an electrical connection to the metallic sample, wherein the first electrically conductive probe is positioned against the metallic sample with the first electrically non-conductive component located in between, establishing an ionic path between the first electrically conductive probe and the metallic sample;
another electrical connection to the metallic sample, wherein the second electrically conductive probe is positioned against the metallic sample with the second electrically non-conductive component located in between, establishing an ionic path between the second electrically conductive probe and the metallic sample;
an electrical excitation device to provide to the first electrically conductive probe, the second electrically conductive probe and the metallic sample, asymmetric excitations;
an electrical measurement device to measure at least one of voltages and currents between the first electrically conductive probe and the metallic sample, and between the second electrically conductive probe and the metallic sample; and
an electronic computing device configured to operate an algorithm and/or store a look-up table that correlates the at least one of measured currents and voltages with respective metal and/or alloy compositions of the metallic sample, the metallic sample including one or more pieces of metal and/or metal alloy, wherein the second electrically conductive probe and the second electrically non-conductive component carrying the second electrolyte assist in obtaining additional correlations in addition to those correlations associated with the first electrically conductive probe and the first electrically non-conductive component carrying the first electrolyte.
2. The probe system of claim 1, wherein the first and second electrically conductive probes are each made out of at least one of glassy carbon, graphite, carbon-plastic composite, and other forms of carbon.
3. The probe system of claim 1, wherein the first and second electrically conductive probes are made out of a metal that forms a galvanic coupling through the first and second electrolytes with the metallic sample.
4. The probe system of claim 1, wherein the first and second electrically conductive probes are each made out of a metal salt or metal salt composite that forms a galvanic coupling through the first and second electrolytes with the metallic sample.
5. The probe system of claim 1, wherein each of the first and second electrically non-conductive components are configured as membranes composed of a porous or fibrous polymeric material with open pores, and wherein the membranes are in at least one of a planar format and shaped as a sleeve that covers the probe, and wherein the membrane is configured to be re-used for multiple measurements, or discarded after each measurement.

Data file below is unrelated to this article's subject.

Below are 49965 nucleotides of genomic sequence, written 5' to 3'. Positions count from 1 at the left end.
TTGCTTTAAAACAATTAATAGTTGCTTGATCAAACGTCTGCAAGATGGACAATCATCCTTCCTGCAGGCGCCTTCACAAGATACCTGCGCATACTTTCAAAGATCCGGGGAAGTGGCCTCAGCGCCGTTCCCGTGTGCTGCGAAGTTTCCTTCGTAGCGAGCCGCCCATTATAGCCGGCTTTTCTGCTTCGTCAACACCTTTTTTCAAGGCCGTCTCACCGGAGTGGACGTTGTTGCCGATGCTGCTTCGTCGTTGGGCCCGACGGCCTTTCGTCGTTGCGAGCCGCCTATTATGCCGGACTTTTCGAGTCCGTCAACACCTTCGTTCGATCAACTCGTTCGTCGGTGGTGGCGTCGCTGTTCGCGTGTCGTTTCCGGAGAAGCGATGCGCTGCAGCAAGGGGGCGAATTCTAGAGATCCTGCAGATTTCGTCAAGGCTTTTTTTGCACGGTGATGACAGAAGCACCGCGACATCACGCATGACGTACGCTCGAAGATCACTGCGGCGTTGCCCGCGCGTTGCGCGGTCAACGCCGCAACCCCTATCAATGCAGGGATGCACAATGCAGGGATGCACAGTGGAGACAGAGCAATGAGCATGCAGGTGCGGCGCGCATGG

6. The probe system of claim 1, wherein each of the first and second electrically non-conductive components include a non-porous ion exchange membrane.
7. The probe system of claim 1, wherein the first and second electrolytes are capable of exchanging a reversible redox reaction with the metals present in the metallic sample being probed.
8. The electrolyte of claim 7, wherein a cation consists of a metal ion having at least two redox states that are soluble in the first and second electrolyte medium.
9. The electrolyte of claim 7, wherein metal redox cations are one of Fe2+/Fe3+, Ce3+/Ce4+, V2+/V3+, V3+/V4+, V4+/V5+, Cu+/Cu2+, Sn2+/Sn4+, Ni2+/Ni3+.
10. The probe system of claim 1, further including a cleaning arrangement to clean a surface of the metallic sample, the cleaning arrangement including at least one of an abrasive cleaning arrangement, a chemical cleaning arrangement, a milling based cleaning arrangement, a chemical etching cleaning arrangement, and a mechanical puncture based cleaning arrangement.
11. The probe system of claim 1, wherein the excitations of the electrical excitation device includes alternating current with a current density having any value between and including approximately 0.1 uA/cm2 to 10 mA/cm2.
12. The probe system of claim 1, wherein a net electrical excitation to the metallic sample is null, and the measurement taken is a voltage measurement.
13. The probe system of claim 1, wherein the electrical excitation to the metallic sample is an applied and positive constant current of between, approximately 0.1 uA/cm2 and 10 mA/cm2.
14. The probe system of claim 1, wherein the electrical excitation to the metallic sample is an applied and negative constant current of between, approximately −0.1 uA/cm2 and −10 mA/cm2.
15. A method for electrochemically identifying a metallic sample, comprising:
establishing a first ionic path between a first electrically conductive probe and a metallic sample by placement of a first electrically non-conductive membrane carrying a first electrolyte, between and in operative contact with the first electrically conductive probe and the metallic sample;
establishing a second ionic path between a second electrically conductive probe and a metallic sample by placement of a second electrically non-conductive membrane carrying an electrolyte, between and in operative contact with the second electrically conductive probe and the metallic sample;
generating and providing asymmetric excitations to the electrically conductive probe and the metallic sample;